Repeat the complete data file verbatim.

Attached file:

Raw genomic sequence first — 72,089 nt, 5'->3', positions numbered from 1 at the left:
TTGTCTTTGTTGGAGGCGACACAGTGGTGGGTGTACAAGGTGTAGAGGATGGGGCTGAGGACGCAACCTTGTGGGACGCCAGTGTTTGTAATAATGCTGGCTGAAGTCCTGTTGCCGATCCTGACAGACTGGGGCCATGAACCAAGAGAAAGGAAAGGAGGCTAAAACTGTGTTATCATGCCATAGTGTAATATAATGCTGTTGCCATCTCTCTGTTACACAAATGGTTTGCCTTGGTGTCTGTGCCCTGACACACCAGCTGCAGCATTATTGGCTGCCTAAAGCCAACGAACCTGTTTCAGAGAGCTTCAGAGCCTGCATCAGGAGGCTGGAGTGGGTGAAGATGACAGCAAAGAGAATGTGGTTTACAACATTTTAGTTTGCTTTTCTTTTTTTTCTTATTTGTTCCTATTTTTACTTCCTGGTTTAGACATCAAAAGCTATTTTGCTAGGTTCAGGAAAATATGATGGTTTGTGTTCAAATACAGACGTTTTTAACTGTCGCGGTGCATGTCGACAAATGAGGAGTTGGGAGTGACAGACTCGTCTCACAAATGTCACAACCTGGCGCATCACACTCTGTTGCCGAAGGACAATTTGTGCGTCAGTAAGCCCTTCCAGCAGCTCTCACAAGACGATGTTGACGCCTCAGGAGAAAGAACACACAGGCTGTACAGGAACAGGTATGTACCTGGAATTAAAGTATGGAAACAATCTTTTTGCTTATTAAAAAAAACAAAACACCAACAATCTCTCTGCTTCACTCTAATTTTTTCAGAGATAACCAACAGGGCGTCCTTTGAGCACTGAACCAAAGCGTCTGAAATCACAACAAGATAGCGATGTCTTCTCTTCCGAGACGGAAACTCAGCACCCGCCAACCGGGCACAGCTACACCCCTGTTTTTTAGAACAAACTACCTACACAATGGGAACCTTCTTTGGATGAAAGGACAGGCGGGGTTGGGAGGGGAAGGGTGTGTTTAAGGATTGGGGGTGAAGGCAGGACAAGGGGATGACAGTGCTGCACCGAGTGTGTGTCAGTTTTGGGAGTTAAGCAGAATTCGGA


Raw genomic sequence first — 72,089 nt, 5'->3', positions numbered from 1 at the left:
TTGTCTTTGTTGGAGGCGACACAGTGGTGGGTGTACAAGGTGTAGAGGATGGGGCTGAGGACGCAACCTTGTGGGACGCCAGTGTTTGTAATAATGCTGGCTGAAGTCCTGTTGCCGATCCTGACAGACTGGGGCCATGAACCAAGAGAAAGGAAAGGAGGCTAAAACTGTGTTATCATGCCATAGTGTAATATAATGCTGTTGCCATCTCTCTGTTACACAAATGGTTTGCCTTGGTGTCTGTGCCCTGACACACCAGCTGCAGCATTATTGGCTGCCTAAAGCCAACGAACCTGTTTCAGAGAGCTTCAGAGCCTGCATCAGGAGGCTGGAGTGGGTGAAGATGACAGCAAAGAGAATGTGGTTTACAACATTTTAGTTTGCTTTTCTTTTTTTTCTTATTTGTTCCTATTTTTACTTCCTGGTTTAGACATCAAAAGCTATTTTGCTAGGTTCAGGAAAATATGATGGTTTGTGTTCAAATACAGACGTTTTTAACTGTCGCGGTGCATGTCGACAAATGAGGAGTTGGGAGTGACAGACTCGTCTCACAAATGTCACAACCTGGCGCATCACACTCTGTTGCCGAAGGACAATTTGTGCGTCAGTAAGCCCTTCCAGCAGCTCTCACAAGACGATGTTGACGCCTCAGGAGAAAGAACACACAGGCTGTACAGGAACAGGTATGTACCTGGAATTAAAGTATGGAAACAATCTTTTTGCTTATTAAAAAAAACAAAACACCAACAATCTCTCTGCTTCACTCTAATTTTTTCAGAGATAACCAACAGGGCGTCCTTTGAGCACTGAACCAAAGCGTCTGAAATCACAACAAGATAGCGATGTCTTCTCTTCCGAGACGGAAACTCAGCACCCGCCAACCGGGCACAGCTACACCCCTGTTTTTTAGAACAAACTACCTACACAATGGGAACCTTCTTTGGATGAAAGGACAGGCGGGGTTGGGAGGGGAAGGGTGTGTTTAAGGATTGGGGGTGAAGGCAGGACAAGGGGATGACAGTGCTGCACCGAGTGTGTGTCAGTTTTGGGAGTTAAGCAGAATTCGGA